Somalia has declared three days of mourning during which the national flag will be lowered to half-staff in honor of the late president who died at 86.
A state funeral was held on Friday for Somalia’s former president Ali Mahdi Mohamed, who died of COVID-19 earlier this week in neighboring Kenya.
Army and police blocked all the main roads and the seaside capital came at a standstill as the hearse was transported to a mosque where the Mohamed’s family paid their last respects.
Although President Mohamed Abdullahi Mohamed and his opponents appeared united in grief, there was notably no close interaction between the opposing groups, not even handshakes, amid a continuing stalemate over how and when to hold the Horn of Africa country’s overdue elections.
Heavy security deployment also added to the grim atmosphere in Mogadishu, which has seen repeated attacks by Islamic extremists in recent days as the country’s leaders fail to agree on the way forward after the expiry of the president’s term last month.
A son of the deceased, Liban Ali Mahdi told reporters that his father died of COVID-19 and that his widow remains hospitalized with the coronavirus in a Nairobi hospital.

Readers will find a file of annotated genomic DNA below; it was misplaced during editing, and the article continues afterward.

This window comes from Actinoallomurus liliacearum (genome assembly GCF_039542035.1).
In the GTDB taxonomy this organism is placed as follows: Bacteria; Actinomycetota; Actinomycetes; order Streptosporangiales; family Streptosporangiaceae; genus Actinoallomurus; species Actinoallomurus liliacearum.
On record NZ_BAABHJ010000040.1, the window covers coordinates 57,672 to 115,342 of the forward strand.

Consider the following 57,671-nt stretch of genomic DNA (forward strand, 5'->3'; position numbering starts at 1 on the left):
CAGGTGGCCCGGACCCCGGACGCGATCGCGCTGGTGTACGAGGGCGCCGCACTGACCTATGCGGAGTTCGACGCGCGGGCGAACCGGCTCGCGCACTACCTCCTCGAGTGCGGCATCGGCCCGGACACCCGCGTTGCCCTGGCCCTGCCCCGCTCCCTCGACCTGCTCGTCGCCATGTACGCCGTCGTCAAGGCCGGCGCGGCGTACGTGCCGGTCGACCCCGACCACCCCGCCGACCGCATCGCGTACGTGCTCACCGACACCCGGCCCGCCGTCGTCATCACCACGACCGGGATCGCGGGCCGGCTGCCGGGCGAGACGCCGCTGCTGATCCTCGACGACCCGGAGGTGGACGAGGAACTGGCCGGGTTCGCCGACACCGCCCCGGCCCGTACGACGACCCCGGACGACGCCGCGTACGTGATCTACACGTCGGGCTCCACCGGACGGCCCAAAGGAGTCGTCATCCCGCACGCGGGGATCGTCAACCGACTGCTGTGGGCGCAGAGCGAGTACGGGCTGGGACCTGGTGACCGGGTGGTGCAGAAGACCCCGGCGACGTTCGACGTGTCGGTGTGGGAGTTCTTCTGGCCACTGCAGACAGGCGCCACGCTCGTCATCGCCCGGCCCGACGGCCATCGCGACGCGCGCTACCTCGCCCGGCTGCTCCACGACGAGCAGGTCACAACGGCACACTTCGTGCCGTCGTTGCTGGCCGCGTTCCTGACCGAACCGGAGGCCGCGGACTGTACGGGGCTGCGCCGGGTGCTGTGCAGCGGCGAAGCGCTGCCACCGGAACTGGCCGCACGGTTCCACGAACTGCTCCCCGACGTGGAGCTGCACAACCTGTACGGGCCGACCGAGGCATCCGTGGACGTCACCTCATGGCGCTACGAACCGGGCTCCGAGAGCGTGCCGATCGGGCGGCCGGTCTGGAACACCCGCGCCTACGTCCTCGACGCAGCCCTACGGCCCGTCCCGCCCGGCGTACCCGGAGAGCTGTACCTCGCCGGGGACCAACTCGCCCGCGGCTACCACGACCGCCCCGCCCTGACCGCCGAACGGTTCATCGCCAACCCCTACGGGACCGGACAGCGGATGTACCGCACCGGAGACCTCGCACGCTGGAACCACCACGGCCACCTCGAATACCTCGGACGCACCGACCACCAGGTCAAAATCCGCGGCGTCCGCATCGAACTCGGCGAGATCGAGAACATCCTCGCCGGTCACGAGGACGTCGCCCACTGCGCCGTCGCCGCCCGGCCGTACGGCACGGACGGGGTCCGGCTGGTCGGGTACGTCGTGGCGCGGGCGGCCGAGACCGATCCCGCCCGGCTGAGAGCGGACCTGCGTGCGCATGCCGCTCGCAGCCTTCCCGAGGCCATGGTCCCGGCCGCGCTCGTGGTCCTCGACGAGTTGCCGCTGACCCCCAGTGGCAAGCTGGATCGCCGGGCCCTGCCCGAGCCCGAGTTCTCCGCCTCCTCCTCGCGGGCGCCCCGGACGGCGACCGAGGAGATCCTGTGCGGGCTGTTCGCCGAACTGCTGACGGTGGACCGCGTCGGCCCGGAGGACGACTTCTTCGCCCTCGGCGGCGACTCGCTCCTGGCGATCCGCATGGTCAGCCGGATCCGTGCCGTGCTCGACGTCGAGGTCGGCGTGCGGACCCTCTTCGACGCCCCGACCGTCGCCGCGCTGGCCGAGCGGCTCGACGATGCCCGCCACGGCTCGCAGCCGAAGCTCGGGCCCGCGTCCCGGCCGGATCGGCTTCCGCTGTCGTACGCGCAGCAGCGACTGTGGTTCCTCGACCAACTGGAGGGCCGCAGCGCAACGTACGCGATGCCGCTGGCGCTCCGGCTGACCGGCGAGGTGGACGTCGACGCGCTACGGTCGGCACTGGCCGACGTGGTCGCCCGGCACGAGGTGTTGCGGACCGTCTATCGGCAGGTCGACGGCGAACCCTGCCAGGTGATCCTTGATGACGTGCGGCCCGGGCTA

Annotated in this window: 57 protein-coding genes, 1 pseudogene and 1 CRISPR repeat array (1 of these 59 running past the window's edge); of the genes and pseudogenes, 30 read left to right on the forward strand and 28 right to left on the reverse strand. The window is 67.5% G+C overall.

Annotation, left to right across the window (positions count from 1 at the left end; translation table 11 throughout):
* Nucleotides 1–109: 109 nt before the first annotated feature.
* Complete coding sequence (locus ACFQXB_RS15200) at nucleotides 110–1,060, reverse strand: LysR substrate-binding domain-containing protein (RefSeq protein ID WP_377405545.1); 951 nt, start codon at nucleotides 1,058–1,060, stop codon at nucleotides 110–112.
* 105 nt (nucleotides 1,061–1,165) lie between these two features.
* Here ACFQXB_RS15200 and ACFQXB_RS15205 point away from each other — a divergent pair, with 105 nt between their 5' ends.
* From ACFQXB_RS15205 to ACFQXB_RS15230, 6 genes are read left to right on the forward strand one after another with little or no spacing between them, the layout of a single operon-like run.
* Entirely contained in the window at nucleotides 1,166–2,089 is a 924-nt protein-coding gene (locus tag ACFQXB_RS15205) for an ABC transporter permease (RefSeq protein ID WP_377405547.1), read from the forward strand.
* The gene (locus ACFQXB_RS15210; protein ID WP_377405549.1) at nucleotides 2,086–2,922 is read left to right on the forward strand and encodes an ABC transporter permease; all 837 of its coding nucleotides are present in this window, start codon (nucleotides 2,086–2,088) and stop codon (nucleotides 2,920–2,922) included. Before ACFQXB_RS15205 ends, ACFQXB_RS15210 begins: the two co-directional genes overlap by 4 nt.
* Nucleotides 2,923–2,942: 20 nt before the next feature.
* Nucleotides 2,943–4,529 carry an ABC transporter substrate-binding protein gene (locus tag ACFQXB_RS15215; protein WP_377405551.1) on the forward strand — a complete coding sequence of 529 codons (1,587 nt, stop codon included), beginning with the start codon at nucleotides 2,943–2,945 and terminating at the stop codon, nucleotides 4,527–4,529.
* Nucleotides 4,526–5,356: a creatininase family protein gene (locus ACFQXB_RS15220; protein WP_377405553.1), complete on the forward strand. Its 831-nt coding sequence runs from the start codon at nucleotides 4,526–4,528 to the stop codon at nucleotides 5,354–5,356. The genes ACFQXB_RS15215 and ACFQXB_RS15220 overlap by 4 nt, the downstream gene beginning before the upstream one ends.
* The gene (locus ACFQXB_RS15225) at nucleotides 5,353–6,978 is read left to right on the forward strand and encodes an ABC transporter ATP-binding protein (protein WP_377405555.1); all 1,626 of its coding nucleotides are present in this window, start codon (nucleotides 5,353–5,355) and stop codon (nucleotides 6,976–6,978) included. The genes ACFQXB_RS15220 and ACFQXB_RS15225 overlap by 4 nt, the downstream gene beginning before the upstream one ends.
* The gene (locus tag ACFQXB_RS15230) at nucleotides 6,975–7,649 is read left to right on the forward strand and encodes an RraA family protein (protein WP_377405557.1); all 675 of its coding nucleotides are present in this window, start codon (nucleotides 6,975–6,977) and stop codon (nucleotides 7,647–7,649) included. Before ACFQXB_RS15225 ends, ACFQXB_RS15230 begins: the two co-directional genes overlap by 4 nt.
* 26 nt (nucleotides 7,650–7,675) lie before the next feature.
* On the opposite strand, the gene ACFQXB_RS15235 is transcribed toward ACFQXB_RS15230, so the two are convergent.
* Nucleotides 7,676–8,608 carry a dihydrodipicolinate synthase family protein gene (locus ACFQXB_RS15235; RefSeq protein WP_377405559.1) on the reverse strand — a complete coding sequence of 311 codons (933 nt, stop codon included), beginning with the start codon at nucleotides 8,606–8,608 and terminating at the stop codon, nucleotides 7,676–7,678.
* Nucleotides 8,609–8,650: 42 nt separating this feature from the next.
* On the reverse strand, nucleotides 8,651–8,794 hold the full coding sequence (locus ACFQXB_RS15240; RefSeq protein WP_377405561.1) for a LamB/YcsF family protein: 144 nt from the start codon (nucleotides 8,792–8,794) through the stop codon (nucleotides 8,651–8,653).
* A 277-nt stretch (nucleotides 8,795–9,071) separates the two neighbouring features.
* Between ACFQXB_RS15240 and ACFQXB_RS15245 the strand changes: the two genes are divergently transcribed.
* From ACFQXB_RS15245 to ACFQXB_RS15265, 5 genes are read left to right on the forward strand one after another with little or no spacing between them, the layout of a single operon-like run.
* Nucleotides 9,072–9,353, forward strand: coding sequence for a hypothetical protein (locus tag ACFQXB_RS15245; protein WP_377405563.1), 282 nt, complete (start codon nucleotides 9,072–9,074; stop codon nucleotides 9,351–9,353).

Mohamed was appointed interim president of Somalia in neighboring Djibouti in 1991 immediately after the fall of the dictator Siad Barre.
But his presidency was immediately disputed by a rival, the warlord Mohamed Farah Aidid, against whose fighters Mohamed’s loyalists fought a clannish, violent war in the streets of Mogadishu. The violence contributed to a famine that devastated the country until the intervention of the United States-led Operation Restore Hope in 1992.
Mohamed became the country’s youngest legislator when he joined politics in 1969 before the rise of Barre, who toppled a democratically elected government.
In recent years Mohamed was a respected elder as well as a successful businessman who made a fortune as the owner of one of Mogadishu’s best hotels in addition to holdings in other businesses.
Mohamed urged Somali leaders to hold peaceful elections, prior to his demise, as tensions rose over delayed polls.
”No one could control this country using force, so I appeal you all leaders and the current government to convene a free and fair elections as the alternative could be a civil war,” he said.